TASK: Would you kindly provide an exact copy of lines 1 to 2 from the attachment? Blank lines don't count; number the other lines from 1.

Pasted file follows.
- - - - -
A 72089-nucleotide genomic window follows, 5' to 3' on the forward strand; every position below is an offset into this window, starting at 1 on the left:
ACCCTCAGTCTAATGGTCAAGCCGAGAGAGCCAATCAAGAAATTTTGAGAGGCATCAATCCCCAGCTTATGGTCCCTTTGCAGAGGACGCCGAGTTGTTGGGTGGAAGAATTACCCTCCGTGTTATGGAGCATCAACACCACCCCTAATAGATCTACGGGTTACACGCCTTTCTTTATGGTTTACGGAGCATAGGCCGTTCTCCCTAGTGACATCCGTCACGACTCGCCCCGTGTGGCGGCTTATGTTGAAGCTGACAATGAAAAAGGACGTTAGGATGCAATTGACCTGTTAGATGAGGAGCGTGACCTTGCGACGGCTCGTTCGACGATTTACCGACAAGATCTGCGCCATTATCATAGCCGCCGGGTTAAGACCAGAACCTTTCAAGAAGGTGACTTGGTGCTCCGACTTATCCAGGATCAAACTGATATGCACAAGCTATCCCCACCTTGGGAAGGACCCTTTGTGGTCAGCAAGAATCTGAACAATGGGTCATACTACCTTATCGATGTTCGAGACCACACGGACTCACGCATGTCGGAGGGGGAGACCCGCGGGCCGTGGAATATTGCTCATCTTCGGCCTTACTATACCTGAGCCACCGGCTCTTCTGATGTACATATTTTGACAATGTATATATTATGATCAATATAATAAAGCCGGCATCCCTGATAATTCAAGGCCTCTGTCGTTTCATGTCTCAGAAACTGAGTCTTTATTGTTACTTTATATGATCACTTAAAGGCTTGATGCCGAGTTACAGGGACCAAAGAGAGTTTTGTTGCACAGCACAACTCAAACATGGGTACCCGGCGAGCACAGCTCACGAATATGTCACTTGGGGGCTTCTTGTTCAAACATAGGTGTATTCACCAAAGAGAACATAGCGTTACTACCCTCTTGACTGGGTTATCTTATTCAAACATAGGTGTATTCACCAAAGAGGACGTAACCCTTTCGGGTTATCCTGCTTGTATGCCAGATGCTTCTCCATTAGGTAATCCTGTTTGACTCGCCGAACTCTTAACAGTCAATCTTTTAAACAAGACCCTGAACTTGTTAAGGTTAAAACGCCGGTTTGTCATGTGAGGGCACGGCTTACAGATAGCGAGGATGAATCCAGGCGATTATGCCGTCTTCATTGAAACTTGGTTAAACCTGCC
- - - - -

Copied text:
A 72089-nucleotide genomic window follows, 5' to 3' on the forward strand; every position below is an offset into this window, starting at 1 on the left:
ACCCTCAGTCTAATGGTCAAGCCGAGAGAGCCAATCAAGAAATTTTGAGAGGCATCAATCCCCAGCTTATGGTCCCTTTGCAGAGGACGCCGAGTTGTTGGGTGGAAGAATTACCCTCCGTGTTATGGAGCATCAACACCACCCCTAATAGATCTACGGGTTACACGCCTTTCTTTATGGTTTACGGAGCATAGGCCGTTCTCCCTAGTGACATCCGTCACGACTCGCCCCGTGTGGCGGCTTATGTTGAAGCTGACAATGAAAAAGGACGTTAGGATGCAATTGACCTGTTAGATGAGGAGCGTGACCTTGCGACGGCTCGTTCGACGATTTACCGACAAGATCTGCGCCATTATCATAGCCGCCGGGTTAAGACCAGAACCTTTCAAGAAGGTGACTTGGTGCTCCGACTTATCCAGGATCAAACTGATATGCACAAGCTATCCCCACCTTGGGAAGGACCCTTTGTGGTCAGCAAGAATCTGAACAATGGGTCATACTACCTTATCGATGTTCGAGACCACACGGACTCACGCATGTCGGAGGGGGAGACCCGCGGGCCGTGGAATATTGCTCATCTTCGGCCTTACTATACCTGAGCCACCGGCTCTTCTGATGTACATATTTTGACAATGTATATATTATGATCAATATAATAAAGCCGGCATCCCTGATAATTCAAGGCCTCTGTCGTTTCATGTCTCAGAAACTGAGTCTTTATTGTTACTTTATATGATCACTTAAAGGCTTGATGCCGAGTTACAGGGACCAAAGAGAGTTTTGTTGCACAGCACAACTCAAACATGGGTACCCGGCGAGCACAGCTCACGAATATGTCACTTGGGGGCTTCTTGTTCAAACATAGGTGTATTCACCAAAGAGAACATAGCGTTACTACCCTCTTGACTGGGTTATCTTATTCAAACATAGGTGTATTCACCAAAGAGGACGTAACCCTTTCGGGTTATCCTGCTTGTATGCCAGATGCTTCTCCATTAGGTAATCCTGTTTGACTCGCCGAACTCTTAACAGTCAATCTTTTAAACAAGACCCTGAACTTGTTAAGGTTAAAACGCCGGTTTGTCATGTGAGGGCACGGCTTACAGATAGCGAGGATGAATCCAGGCGATTATGCCGTCTTCATTGAAACTTGGTTAAACCTGCC